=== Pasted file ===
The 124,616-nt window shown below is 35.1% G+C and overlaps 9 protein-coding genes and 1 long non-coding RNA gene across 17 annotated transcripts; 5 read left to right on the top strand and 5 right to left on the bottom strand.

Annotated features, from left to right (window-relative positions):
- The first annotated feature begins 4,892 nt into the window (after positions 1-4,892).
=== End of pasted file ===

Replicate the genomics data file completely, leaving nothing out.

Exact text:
The 124,616-nt window shown below is 35.1% G+C and overlaps 9 protein-coding genes and 1 long non-coding RNA gene across 17 annotated transcripts; 5 read left to right on the top strand and 5 right to left on the bottom strand.

Annotated features, from left to right (window-relative positions):
- The first annotated feature begins 4,892 nt into the window (after positions 1-4,892).